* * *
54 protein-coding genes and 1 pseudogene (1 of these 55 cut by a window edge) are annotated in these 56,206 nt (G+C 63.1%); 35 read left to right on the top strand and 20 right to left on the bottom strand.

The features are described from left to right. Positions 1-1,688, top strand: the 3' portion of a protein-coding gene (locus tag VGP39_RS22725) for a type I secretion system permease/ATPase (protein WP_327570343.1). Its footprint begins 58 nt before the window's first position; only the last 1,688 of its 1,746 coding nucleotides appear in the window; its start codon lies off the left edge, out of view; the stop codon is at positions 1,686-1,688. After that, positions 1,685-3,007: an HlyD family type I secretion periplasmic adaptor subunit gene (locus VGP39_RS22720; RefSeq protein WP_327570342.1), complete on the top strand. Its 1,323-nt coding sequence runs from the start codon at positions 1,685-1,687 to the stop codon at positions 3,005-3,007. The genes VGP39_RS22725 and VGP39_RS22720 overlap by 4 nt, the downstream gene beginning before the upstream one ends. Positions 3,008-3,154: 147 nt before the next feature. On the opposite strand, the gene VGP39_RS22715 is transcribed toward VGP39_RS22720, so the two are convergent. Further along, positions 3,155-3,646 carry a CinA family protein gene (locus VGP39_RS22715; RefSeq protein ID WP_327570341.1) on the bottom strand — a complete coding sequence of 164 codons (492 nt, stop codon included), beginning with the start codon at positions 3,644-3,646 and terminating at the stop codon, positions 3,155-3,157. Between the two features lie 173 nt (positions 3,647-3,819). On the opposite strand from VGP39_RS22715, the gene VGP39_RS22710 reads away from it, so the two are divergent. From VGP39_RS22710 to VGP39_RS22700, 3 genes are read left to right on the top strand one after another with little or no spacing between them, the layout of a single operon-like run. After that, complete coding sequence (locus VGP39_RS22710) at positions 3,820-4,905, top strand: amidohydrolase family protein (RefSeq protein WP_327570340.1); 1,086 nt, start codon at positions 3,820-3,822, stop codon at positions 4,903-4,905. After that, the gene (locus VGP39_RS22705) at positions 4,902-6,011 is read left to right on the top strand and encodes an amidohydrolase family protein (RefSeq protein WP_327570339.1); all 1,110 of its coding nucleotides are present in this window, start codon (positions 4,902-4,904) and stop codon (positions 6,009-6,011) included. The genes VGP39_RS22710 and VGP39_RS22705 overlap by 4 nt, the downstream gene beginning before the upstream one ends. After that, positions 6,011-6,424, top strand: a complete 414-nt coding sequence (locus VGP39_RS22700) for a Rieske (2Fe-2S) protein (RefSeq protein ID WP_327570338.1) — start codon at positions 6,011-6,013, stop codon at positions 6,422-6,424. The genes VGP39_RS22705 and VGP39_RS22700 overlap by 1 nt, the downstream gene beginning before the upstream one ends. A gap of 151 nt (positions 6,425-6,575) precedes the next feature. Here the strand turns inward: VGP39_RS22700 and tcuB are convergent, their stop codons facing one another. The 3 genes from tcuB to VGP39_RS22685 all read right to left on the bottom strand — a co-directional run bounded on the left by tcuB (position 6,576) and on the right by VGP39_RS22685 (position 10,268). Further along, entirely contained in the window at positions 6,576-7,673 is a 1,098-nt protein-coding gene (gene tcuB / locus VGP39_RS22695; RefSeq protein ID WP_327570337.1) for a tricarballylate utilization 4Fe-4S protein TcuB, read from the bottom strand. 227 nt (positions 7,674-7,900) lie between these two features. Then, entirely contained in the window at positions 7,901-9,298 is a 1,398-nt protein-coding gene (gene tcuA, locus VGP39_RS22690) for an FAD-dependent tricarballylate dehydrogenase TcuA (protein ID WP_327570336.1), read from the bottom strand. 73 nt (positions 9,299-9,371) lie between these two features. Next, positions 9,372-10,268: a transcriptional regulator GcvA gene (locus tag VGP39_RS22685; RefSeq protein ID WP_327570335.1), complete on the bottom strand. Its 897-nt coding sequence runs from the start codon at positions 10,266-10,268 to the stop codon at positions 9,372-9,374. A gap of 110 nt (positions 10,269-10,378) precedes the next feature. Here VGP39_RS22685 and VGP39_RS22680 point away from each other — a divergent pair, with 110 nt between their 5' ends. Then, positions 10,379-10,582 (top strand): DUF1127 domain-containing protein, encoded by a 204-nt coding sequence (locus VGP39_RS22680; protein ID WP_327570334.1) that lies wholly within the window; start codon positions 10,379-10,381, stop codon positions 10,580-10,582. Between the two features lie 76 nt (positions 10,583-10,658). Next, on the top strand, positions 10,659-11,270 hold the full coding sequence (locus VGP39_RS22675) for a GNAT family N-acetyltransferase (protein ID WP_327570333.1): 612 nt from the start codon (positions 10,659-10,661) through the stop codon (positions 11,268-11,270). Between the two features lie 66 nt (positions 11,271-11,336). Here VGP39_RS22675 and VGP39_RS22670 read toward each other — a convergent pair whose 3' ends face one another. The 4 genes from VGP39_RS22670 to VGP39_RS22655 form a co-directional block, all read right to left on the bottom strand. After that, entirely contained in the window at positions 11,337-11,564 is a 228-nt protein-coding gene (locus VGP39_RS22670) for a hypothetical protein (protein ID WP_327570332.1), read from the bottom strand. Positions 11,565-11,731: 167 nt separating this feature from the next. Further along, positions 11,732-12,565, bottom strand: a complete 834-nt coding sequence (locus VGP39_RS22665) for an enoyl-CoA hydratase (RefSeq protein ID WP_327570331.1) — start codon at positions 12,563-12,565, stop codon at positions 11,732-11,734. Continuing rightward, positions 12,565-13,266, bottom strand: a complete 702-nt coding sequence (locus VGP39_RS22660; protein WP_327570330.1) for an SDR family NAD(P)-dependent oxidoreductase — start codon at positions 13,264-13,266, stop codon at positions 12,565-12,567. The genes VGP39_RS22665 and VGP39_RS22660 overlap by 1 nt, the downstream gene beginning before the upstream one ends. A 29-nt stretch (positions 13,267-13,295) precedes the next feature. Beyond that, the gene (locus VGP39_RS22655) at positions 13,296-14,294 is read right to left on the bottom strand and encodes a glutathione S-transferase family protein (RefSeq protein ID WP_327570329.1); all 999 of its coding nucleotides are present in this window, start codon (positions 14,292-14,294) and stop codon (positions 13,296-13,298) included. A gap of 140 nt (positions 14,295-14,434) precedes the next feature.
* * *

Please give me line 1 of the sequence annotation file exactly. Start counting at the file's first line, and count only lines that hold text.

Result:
54 protein-coding genes and 1 pseudogene (1 of these 55 cut by a window edge) are annotated in these 56,206 nt (G+C 63.1%); 35 read left to right on the top strand and 20 right to left on the bottom strand.